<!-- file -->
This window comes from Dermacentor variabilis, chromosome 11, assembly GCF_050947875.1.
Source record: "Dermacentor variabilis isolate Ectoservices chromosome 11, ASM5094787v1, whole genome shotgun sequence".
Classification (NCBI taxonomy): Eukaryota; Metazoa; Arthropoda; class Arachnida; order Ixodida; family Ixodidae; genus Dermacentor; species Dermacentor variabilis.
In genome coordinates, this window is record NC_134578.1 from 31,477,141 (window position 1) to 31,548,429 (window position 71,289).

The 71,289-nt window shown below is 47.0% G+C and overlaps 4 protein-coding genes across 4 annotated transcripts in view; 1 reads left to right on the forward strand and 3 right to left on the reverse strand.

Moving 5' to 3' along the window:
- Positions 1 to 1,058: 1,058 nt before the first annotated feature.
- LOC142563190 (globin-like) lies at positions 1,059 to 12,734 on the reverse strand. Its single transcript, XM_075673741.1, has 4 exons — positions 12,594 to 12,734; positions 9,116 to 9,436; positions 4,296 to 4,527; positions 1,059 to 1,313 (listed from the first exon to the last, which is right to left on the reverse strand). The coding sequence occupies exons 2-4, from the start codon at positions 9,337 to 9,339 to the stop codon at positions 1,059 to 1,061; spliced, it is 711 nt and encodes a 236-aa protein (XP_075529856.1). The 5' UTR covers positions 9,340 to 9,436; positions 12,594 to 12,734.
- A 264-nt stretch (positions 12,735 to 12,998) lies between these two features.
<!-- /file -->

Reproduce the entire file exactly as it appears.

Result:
This window comes from Dermacentor variabilis, chromosome 11, assembly GCF_050947875.1.
Source record: "Dermacentor variabilis isolate Ectoservices chromosome 11, ASM5094787v1, whole genome shotgun sequence".
Classification (NCBI taxonomy): Eukaryota; Metazoa; Arthropoda; class Arachnida; order Ixodida; family Ixodidae; genus Dermacentor; species Dermacentor variabilis.
In genome coordinates, this window is record NC_134578.1 from 31,477,141 (window position 1) to 31,548,429 (window position 71,289).

The 71,289-nt window shown below is 47.0% G+C and overlaps 4 protein-coding genes across 4 annotated transcripts in view; 1 reads left to right on the forward strand and 3 right to left on the reverse strand.

Moving 5' to 3' along the window:
- Positions 1 to 1,058: 1,058 nt before the first annotated feature.
- LOC142563190 (globin-like) lies at positions 1,059 to 12,734 on the reverse strand. Its single transcript, XM_075673741.1, has 4 exons — positions 12,594 to 12,734; positions 9,116 to 9,436; positions 4,296 to 4,527; positions 1,059 to 1,313 (listed from the first exon to the last, which is right to left on the reverse strand). The coding sequence occupies exons 2-4, from the start codon at positions 9,337 to 9,339 to the stop codon at positions 1,059 to 1,061; spliced, it is 711 nt and encodes a 236-aa protein (XP_075529856.1). The 5' UTR covers positions 9,340 to 9,436; positions 12,594 to 12,734.
- A 264-nt stretch (positions 12,735 to 12,998) lies between these two features.